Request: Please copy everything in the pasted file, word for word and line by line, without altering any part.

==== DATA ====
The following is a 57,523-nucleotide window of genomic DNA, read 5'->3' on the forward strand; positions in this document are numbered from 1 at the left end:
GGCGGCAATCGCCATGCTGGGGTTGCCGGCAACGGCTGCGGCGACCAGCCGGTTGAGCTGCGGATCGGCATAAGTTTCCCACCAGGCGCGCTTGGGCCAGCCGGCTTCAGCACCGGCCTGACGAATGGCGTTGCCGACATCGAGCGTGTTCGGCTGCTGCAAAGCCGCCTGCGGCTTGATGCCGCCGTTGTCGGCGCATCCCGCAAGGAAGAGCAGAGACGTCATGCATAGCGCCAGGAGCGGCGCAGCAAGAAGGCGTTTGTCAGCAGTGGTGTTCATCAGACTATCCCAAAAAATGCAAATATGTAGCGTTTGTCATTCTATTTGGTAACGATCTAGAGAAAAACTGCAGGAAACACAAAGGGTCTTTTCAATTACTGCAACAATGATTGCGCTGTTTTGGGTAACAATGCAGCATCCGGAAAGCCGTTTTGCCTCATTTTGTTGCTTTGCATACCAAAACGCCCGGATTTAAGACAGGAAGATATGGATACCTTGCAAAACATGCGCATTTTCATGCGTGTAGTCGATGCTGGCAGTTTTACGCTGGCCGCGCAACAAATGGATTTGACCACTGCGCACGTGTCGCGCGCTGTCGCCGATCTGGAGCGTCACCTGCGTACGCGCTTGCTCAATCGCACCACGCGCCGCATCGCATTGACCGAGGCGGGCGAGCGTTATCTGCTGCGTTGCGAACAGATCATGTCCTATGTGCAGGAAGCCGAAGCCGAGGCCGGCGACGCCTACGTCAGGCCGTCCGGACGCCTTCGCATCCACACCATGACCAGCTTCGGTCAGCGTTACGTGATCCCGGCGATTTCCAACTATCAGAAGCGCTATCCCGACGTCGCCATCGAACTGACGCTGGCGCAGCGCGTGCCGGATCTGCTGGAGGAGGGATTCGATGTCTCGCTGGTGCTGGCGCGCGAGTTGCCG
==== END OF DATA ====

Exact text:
The following is a 57,523-nucleotide window of genomic DNA, read 5'->3' on the forward strand; positions in this document are numbered from 1 at the left end:
GGCGGCAATCGCCATGCTGGGGTTGCCGGCAACGGCTGCGGCGACCAGCCGGTTGAGCTGCGGATCGGCATAAGTTTCCCACCAGGCGCGCTTGGGCCAGCCGGCTTCAGCACCGGCCTGACGAATGGCGTTGCCGACATCGAGCGTGTTCGGCTGCTGCAAAGCCGCCTGCGGCTTGATGCCGCCGTTGTCGGCGCATCCCGCAAGGAAGAGCAGAGACGTCATGCATAGCGCCAGGAGCGGCGCAGCAAGAAGGCGTTTGTCAGCAGTGGTGTTCATCAGACTATCCCAAAAAATGCAAATATGTAGCGTTTGTCATTCTATTTGGTAACGATCTAGAGAAAAACTGCAGGAAACACAAAGGGTCTTTTCAATTACTGCAACAATGATTGCGCTGTTTTGGGTAACAATGCAGCATCCGGAAAGCCGTTTTGCCTCATTTTGTTGCTTTGCATACCAAAACGCCCGGATTTAAGACAGGAAGATATGGATACCTTGCAAAACATGCGCATTTTCATGCGTGTAGTCGATGCTGGCAGTTTTACGCTGGCCGCGCAACAAATGGATTTGACCACTGCGCACGTGTCGCGCGCTGTCGCCGATCTGGAGCGTCACCTGCGTACGCGCTTGCTCAATCGCACCACGCGCCGCATCGCATTGACCGAGGCGGGCGAGCGTTATCTGCTGCGTTGCGAACAGATCATGTCCTATGTGCAGGAAGCCGAAGCCGAGGCCGGCGACGCCTACGTCAGGCCGTCCGGACGCCTTCGCATCCACACCATGACCAGCTTCGGTCAGCGTTACGTGATCCCGGCGATTTCCAACTATCAGAAGCGCTATCCCGACGTCGCCATCGAACTGACGCTGGCGCAGCGCGTGCCGGATCTGCTGGAGGAGGGATTCGATGTCTCGCTGGTGCTGGCGCGCGAGTTGCCG